Antigua: A Starlet Waiting in the Wings

by Jo Fitzsimons  |  Published September 3, 2015

Following a lengthy civil war in Guatemala, tourism to Antigua has proven to be one of the enduring economic casualties. To this day visitors arrive in a mere trickle, but the shadows of the past have long since dissipated and Antigua is proving to be a remarkable destination.

A volcano at the end of the street, Antigua, Guatemala. (Photo: M. Swigart via Flickr)

A volcano at the end of the street, Antigua, Guatemala. (Photo: M. Swigart via Flickr)

Guatemala is a land layered with intricacy. Just over a decade ago, the country was in the throes of a protracted civil war that lasted three decades, and although the war is now over, lingering doubt has thus far kept mass tourism at bay, sheltering Guatemala from the kinds of resort-based settlements that have sprung up in neighbouring Mexico.

For now, it is a blessing in disguise because those intrepid few who do dare to venture get to discover Antigua; a starlet waiting patiently in the wings ready to capture the hearts and minds of all who visit.

Antigua’s appeal spans centuries, tracing back to a time when the Spanish arrived, waved a wand of Colonial charm over the city and crowned Antigua Spanish Capital of Central America.

At its height, Antigua thrived, but as Guatemala’s tumultuous history would dictate, it wasn’t long before misfortune took its turn. Swaddled in a landscape that is dominated by voluptuous volcanoes, Antigua was shaken to its knees by an earthquake that ripped at the seams of the land in 1773 that all but destroyed this Colonial town.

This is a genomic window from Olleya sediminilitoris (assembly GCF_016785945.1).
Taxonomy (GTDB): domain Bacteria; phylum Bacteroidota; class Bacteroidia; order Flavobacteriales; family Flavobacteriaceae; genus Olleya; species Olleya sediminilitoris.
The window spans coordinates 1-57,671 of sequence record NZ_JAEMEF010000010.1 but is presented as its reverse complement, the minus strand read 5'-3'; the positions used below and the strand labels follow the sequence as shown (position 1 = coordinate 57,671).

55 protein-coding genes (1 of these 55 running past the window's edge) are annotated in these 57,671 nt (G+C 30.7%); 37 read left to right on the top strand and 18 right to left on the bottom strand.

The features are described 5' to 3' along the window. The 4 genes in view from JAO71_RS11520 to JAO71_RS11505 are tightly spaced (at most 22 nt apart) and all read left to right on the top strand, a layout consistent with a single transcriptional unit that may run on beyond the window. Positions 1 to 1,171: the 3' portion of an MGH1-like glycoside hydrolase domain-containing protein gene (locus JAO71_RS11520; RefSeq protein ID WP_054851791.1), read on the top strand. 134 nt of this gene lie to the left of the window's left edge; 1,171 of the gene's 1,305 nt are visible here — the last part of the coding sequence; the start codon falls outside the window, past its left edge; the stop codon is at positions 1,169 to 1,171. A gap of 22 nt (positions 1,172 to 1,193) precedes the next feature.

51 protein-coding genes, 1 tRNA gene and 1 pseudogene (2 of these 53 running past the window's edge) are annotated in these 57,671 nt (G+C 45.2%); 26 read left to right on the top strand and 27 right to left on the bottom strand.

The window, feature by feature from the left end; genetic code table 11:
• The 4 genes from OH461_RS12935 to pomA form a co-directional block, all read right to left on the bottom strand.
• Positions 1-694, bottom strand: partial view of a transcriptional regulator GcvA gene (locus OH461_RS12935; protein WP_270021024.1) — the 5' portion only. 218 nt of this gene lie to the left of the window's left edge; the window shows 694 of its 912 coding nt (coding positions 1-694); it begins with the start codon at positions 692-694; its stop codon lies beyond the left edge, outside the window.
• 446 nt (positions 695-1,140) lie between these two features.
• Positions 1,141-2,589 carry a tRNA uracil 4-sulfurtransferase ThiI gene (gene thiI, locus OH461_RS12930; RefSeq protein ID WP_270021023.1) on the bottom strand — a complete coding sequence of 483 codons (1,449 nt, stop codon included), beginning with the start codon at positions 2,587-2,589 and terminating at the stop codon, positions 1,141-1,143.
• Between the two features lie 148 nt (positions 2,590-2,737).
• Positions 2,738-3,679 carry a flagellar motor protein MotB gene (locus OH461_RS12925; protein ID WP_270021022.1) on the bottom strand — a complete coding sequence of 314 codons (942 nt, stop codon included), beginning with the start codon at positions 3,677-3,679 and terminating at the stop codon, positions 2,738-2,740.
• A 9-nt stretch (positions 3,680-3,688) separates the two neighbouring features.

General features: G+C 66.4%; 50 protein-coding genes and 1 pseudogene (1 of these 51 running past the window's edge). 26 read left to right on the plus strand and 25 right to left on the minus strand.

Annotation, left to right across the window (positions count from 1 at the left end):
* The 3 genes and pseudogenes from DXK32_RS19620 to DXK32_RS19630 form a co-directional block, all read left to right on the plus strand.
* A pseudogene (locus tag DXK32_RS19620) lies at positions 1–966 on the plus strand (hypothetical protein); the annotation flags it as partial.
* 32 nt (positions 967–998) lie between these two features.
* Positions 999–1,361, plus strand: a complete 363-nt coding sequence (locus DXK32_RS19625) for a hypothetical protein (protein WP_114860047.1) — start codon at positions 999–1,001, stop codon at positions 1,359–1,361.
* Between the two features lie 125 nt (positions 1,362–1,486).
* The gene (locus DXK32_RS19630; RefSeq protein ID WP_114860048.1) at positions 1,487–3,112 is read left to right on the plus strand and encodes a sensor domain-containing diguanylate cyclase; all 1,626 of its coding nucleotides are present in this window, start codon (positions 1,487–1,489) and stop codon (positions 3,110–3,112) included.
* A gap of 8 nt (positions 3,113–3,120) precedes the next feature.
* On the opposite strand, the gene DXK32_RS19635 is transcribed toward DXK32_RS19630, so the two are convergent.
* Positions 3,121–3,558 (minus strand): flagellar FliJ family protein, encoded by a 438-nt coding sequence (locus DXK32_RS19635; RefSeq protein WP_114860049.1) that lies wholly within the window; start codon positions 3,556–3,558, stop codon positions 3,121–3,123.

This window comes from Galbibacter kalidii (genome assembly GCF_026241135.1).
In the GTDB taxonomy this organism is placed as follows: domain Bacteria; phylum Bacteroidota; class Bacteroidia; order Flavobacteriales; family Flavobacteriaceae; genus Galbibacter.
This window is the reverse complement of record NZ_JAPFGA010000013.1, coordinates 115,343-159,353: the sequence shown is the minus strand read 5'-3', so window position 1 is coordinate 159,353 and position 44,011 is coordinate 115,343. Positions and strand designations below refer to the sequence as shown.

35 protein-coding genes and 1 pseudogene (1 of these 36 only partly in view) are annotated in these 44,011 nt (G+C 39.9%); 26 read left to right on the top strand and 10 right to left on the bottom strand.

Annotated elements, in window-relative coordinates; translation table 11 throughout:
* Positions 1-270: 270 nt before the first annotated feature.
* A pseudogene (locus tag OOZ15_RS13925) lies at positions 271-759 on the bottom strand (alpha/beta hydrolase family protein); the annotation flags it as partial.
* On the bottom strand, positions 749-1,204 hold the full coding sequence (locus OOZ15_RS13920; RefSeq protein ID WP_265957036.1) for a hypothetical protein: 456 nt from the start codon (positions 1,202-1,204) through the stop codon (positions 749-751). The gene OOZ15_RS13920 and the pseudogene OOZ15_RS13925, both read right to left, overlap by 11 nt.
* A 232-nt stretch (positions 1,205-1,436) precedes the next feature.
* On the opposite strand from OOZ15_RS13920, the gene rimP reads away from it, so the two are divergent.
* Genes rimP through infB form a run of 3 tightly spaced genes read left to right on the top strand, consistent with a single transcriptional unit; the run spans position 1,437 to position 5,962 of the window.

Reduced to rubble, there was little option but to shift the Capital to what is now the sprawling mass of Guatemala City. Civil war later set in, trading ceased, a state of emergency endured and for a long time Guatemala was lost to the tourist map.

However, if history has proven anything, it’s that Guatemala is a robust country and with the civil war now behind it, the country is ready to move on, with Antigua providing the finest incentive to visit. Thick with history, thriving with possibility and overflowing with tangible beauty, logic dictates that it is only time that will keep Antigua from the tourist masses.

A UNESCO World Heritage Site

Flanked on three sides by the dense grey volcanic peaks of Agua, Fuego and Acatenango, the town’s backdrop is haltingly dramatic. As white nimbus clouds float dreamily past, barely reaching the volcanoes’ midriffs, it’s tempting to never look anywhere other than the horizon. However, to fixate on the volcanoes would be to miss the vivid palette of colors that is laid out around the town. From the architecture that gleams in shades of golden maize and sunshine ochre to the market complete with a rainbow of fruits and vegetables to the vividly alluring fabrics and cloths worn by the local people, Antigua’s colours provide the perfect contrast.